After two defeats in a row at home and just one victory in all competitions in the last month, Tottenham Hotspur hosted a Maribor side that also found themselves in somewhat of a rough patch; with a 100% record throughout September, the Slovenian side had only picked up two wins since the end of the month before tonight, with one of those – a slim victory, it must be added – coming in the Slovenian Cup against second-tier side NK Zavrč.
Both out of form and both fighting for a place in the last thirty-two of this year’s Europa League, victory at White Hart Lane certainly was essential for both sides.
After showing their clear frustration towards André Villas-Boas for replacing Jermain Defoe with Emanuel Adebayor early into the second half against Wigan last weekend, the young Portuguese manager seemingly granted the wishes of the ever faithful by starting the two strikers together for the first time competitively since the start of his reign. Tonight also marked Adebayor’s first start of the season and Villas-Boas’ first time opting to go with a simple 4-4-2 formation since his arrival at White Hart Lane.
After much speculation about its success before kickoff, the partnership of Adebayor and Defoe seemed to work wonderfully from the start, Spurs dominating both in possession and chances early on.
Their hard work and attacking force was rewarded after twenty-two minutes when Gareth Bale broke down the left wing and beat Maribor right-back Martin Milec – as he did so often during the evening – before whipping in a perfectly-weighted low cross for Defoe to side foot with skill past goalkeeper Jasmin Handanović.
The hosts continued to dominate for the rest of the first half until, moments before the half-time break, a poorly chosen pass back from youngster Kyle Naughton left Hugo Lloris under pressure from Maribor striker Robert Berić, the young Slovenian striker throwing his body in front of Lloris’ attempted clearance and guiding the ball into the back of the net to make it 1-1.
Despite their costly mistake, Spurs started the second half with the same drive and intensity as they did in the first, Defoe grabbing his second of the game just four minutes in when Tom Carroll – another youngster thrust, and rightly so, into an important game by Villas-Boas – played an impressive ball through the Maribor defence, Defoe converting coolly and clinically as he has done so many times before.
Maribor tried to initiate a comeback but the Spurs back line held strong and Adebayor, this evening completing his first full ninety minutes in a Spurs shirt for the first time since the final game of Harry Redknapp’s reign last season at home to Fulham, had the perfect chance to put the home side 3-1 ahead not long after but the Togolese striker sent his Bale-assisted half-volley wide of the post.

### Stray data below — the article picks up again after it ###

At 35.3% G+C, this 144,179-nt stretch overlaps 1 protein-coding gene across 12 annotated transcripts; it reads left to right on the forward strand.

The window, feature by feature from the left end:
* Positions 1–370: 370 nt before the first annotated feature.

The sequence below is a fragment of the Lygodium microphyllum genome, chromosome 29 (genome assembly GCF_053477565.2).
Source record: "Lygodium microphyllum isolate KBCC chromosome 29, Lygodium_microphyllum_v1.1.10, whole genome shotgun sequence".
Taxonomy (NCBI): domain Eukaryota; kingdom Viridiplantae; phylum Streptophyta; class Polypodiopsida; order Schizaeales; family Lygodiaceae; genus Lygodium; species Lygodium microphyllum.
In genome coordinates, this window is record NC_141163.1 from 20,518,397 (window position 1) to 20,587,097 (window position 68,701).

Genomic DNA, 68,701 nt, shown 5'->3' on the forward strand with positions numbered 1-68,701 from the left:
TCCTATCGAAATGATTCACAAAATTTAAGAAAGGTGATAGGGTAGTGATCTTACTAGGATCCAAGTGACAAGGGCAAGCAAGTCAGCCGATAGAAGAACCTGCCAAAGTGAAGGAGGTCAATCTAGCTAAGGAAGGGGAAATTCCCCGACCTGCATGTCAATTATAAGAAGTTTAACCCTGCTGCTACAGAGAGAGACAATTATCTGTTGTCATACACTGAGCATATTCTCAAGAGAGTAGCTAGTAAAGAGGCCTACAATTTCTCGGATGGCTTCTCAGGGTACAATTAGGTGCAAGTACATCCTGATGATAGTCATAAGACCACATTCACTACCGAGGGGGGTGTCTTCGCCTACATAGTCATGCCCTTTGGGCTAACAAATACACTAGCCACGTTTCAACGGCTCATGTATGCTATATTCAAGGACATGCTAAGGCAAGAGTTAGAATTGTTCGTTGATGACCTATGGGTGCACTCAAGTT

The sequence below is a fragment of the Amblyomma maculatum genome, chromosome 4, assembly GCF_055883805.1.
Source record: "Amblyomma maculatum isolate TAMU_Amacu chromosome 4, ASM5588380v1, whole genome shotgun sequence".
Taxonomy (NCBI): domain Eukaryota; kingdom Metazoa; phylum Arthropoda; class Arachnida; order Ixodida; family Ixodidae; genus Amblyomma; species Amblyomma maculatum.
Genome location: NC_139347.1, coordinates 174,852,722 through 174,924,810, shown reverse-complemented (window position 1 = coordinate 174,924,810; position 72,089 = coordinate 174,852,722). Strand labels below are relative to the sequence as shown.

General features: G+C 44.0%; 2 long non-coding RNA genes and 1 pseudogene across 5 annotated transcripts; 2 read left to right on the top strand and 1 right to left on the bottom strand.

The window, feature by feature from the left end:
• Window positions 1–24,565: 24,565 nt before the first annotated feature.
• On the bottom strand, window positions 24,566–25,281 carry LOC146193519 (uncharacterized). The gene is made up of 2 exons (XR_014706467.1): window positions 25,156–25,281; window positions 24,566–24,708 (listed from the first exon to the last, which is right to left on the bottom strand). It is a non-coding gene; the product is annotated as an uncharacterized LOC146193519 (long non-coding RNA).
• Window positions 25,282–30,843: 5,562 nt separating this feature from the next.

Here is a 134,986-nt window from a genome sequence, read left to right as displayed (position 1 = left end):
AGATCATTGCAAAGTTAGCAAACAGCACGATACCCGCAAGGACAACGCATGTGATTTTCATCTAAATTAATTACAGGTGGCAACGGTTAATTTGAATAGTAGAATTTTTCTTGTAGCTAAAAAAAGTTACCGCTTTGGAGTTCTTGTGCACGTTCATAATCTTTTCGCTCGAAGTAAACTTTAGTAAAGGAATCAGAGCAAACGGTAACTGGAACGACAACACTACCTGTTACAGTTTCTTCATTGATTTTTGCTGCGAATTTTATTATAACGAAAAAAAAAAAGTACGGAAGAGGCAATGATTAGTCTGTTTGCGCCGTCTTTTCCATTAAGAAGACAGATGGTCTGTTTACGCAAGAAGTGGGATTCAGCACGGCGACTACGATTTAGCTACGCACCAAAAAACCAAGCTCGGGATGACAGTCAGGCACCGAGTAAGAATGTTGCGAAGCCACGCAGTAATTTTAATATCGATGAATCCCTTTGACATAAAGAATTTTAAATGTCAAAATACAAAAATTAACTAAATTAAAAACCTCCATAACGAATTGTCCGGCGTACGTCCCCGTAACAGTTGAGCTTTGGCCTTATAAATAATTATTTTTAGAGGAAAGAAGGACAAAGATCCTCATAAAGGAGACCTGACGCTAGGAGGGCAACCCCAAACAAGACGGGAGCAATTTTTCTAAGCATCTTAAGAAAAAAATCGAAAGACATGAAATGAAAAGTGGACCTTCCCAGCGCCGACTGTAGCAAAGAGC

Luckily for Spurs, Bale, easily the best player of the night alongside Defoe, was on hand to seal the win for the North Londoners when he connected with Defoe yet again, the Welshman breaking down the left wing that he so often rules like his own personal kingdom before firing in another low cross for Defoe to calmly tuck away to grab his hat-trick and the win for Spurs, as well as lifting him to second place in Tottenham’s European all-time scoring charts.
On the day that England boss Roy Hodgson announced his squad for the upcoming friendly against Sweden and didn’t include Defoe, tonight’s performance sure was the perfect way for the thirty-year-old to showcase just why England still need him so desperately.
Spurs’ win sees them climb to second place in Group J, two points behind leaders Lazio – who they travel to Rome to play in two weeks time – and now two points ahead of Maribor. Unbeaten in the Europa League so far but with only one victory out of four games, André Villas-Boas’ side will be hoping that tonight’s win will give them the momentum to pick up the four points needed to reach the knockout stage that they so desperately require.
If Villas-Boas sticks to tonight’s system that worked so well and his team delivers what he knows they’re capable of there’s certainly no doubt that they can achieve just that.
Written by Ben Cullimore
Follow him on Twitter @bencullimore
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